# IBPS SO Exam: Reasoning-Mathematical Operations-Concept & Sample Questions

Institute of Banking and Personnel Selection (IBPS) will organize common written examination for recruitment of Specialist Officers. The IBPS SO Exam 2015 will be conducted in the month of February 2015.

Created On: Jan 14, 2015 17:49 IST

Institute of Banking and Personnel Selection (IBPS) will organize common written examination for recruitment of Specialist Officers. The IBPS SO Exam 2015 will be conducted in the month of February 2015.

The banking team of jagranjosh.com has come up with concept and sample questions for Mathematical Operations (Reasoning). The concept provided by us will help you to understand the topic. The sample questions offered by us are framed by keeping in view need of the question paper.

Type 1 ProblemSolving by Substitution

In this type, we are given some substitutes for various mathematical symbols or numerals. The candidate is required to put in the real signs or numerals in the given equation and then solve the questions as required.

BODMAS Rule

B                 O                     D                      M                     A                      S

Bracket            of                Division        Multiplication      Addition      Substraction

While solving a mathematical expression, proceed according to the BODMAS rule

Example 1. If ‘+' means ‘minus’, ‘x' means ‘divided by’,  '÷' means 'Plus' and ‘-‘ means ‘multiplied by’, then which of the following will be the value of the expression?

24 x 6 – 3 ÷ 4 + 7 = ?

(a) 9

(b) 81

(c) 121

(d) 99

(e) None of these

Solution: - (a) 24 x 6 – 3 ÷ 4 + 7 = ?

? = 24 ÷ 6 x 3 + 4 – 7                                       [using real symbols]
? = 4 x 3 + 4 – 7
= 12 + 4 – 7
= 16 – 7 = 9

Type 2 Deriving the Appropriate Conclusions

Such questions have certain relationships between different sets of elements is given (in terms or <, >, =) using eithet the real symbols or substituted symbols.

Directions (Example 2): - In the following questions, the symbols @, #, \$, * and % are used as illustrated below.

‘P @ Q’ means ‘P is not smaller than Q’.
‘P # Q’ means 'P is neither greater than nor equal to Q’.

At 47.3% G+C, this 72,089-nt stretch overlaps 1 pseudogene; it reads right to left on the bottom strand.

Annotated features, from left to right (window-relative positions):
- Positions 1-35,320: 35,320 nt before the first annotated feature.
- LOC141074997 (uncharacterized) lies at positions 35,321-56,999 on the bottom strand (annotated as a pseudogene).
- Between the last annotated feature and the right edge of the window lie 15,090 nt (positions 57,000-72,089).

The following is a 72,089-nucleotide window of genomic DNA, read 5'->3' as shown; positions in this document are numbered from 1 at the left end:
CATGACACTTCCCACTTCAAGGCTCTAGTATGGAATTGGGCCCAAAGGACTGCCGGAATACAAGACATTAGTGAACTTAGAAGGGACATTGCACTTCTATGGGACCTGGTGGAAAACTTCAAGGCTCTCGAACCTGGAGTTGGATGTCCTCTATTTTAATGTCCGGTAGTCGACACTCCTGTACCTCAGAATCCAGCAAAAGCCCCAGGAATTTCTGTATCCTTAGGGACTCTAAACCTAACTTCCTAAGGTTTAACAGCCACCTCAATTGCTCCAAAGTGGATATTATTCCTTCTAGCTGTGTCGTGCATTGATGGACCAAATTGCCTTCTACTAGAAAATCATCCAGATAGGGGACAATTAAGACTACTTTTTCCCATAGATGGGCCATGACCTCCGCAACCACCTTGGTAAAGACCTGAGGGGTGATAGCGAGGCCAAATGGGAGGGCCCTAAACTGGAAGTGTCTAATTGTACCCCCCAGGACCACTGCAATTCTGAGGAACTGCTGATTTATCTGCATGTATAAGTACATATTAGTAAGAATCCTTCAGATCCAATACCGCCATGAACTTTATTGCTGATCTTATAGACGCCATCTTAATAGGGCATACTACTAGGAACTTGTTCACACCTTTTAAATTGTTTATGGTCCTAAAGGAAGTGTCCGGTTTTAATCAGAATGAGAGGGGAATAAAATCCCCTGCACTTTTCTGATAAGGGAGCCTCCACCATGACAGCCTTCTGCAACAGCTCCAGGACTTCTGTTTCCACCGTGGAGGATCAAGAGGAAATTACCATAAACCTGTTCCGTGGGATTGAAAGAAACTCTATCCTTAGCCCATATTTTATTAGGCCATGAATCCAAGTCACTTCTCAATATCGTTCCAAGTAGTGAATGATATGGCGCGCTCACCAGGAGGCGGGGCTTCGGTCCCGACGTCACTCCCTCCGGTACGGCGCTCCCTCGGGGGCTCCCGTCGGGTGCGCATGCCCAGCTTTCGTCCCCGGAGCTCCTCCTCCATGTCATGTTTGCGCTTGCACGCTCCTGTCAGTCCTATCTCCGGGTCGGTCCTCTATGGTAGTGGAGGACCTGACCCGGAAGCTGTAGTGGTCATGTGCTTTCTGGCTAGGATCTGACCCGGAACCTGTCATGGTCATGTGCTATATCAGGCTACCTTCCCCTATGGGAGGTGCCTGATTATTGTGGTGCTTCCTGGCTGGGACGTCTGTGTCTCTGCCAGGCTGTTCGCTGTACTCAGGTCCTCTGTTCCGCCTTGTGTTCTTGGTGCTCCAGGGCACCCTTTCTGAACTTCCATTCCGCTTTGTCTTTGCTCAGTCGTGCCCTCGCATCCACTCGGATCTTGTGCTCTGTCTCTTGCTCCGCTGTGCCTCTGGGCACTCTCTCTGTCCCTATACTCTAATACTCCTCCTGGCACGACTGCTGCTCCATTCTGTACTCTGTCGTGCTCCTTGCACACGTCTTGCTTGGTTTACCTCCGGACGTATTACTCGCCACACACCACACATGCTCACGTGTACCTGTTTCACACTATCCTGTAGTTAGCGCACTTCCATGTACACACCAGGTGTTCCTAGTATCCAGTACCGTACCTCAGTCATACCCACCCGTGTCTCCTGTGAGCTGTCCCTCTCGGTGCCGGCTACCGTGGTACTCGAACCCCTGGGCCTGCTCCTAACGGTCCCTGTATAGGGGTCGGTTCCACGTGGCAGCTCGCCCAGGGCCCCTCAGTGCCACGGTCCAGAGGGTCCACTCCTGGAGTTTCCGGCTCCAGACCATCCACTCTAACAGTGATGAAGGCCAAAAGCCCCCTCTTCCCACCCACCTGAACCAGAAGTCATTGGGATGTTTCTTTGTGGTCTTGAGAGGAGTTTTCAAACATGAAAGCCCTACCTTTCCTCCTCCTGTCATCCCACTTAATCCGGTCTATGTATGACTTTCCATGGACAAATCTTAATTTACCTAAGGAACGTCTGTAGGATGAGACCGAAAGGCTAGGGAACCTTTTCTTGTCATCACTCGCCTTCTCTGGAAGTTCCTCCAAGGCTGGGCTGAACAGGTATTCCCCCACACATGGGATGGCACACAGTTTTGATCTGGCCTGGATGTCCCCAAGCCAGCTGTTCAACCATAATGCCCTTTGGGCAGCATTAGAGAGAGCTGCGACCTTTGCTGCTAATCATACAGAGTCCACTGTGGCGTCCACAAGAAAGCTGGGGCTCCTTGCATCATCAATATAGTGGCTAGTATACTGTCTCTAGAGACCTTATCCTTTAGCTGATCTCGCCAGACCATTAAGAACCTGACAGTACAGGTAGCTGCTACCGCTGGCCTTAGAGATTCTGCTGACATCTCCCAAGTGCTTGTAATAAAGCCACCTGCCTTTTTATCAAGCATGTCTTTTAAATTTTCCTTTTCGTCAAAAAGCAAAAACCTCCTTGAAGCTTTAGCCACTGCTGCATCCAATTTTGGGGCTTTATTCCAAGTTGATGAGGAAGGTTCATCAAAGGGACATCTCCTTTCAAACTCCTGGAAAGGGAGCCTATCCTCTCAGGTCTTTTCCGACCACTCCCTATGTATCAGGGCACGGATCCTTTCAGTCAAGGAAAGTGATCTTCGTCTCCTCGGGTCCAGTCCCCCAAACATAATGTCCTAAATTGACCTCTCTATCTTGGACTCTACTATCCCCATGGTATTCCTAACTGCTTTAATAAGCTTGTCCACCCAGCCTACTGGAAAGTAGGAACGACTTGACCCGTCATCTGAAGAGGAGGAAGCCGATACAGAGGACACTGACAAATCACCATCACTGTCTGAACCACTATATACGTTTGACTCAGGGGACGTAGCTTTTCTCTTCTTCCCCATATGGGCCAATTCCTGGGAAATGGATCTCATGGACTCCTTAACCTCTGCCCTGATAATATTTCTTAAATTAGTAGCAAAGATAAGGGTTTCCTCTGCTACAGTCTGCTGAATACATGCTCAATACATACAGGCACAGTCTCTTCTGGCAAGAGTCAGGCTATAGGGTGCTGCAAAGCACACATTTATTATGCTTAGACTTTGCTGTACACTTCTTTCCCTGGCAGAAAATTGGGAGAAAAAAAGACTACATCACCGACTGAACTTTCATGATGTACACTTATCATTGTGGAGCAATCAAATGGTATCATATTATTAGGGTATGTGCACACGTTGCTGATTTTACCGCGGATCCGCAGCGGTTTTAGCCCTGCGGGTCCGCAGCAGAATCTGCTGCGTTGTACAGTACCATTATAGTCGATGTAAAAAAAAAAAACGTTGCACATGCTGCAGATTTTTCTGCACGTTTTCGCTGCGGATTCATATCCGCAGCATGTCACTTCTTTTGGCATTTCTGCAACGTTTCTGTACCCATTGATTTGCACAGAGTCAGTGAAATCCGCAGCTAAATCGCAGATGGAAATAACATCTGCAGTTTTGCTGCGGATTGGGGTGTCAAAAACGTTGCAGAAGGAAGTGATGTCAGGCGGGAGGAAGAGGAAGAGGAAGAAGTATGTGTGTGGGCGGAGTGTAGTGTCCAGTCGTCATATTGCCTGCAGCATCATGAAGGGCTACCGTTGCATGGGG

‘P \$ Q’ means ‘P is neither smaller than nor greater than Q’.
‘P * Q’ means ‘P is not greater than Q’.
‘P % Q’ means ‘P is neither smaller than nor equal to Q’.

Now in each of the following questions assuming the given statements to be true. Find which of the two conclusions I and II given below them is/are definitely true?

Give answer (1) if only conclusion I is true.

Give answer (2) if only conclusion II is true.

Give answer (3) if either conclusion I or II is true.

Give answer (4) if neither conclusion I nor II is true.

Give answer (5) if both conclusions I and II are true.

Exmaple 2. Statements M \$ K, D * K, R # K
Conclusions I. D \$ M                 II. M % D

Solution: - (3) Finally we can put real mathematical symbols to special symbols.

(i) P @ Q = P < Q
Therefore, P > Q or P = Q
Thus, P ≥ Q

(ii) P # Q = P > Q and P ≠ Q
Therefore, P < Q

(iii) P \$ Q = P < Q and P > Q
Therefore, P = Q

(iv) P * Q = P > Q
Therefore, P < Q and P = Q
Thus, PQ

(v) P % Q = P < Q and P ≠ Q
Therefore, P > Q

(3) Statements M \$ K = M = K
D * K = D ≤ K
R # K = R < K
Hence, R < M = K ≥ D

 @    =    ≥ #    =    < \$    =    = *    =    ≤

Conclusions I. D \$ M = M        (False)
II. M % D = M > D          (False)

But D is either smaller than or equal to M. Therefore, either conclusion I or II is true.

Sample Questions with Solution

रोमांचक गेम्स खेलें और जीतें एक लाख रुपए तक कैश

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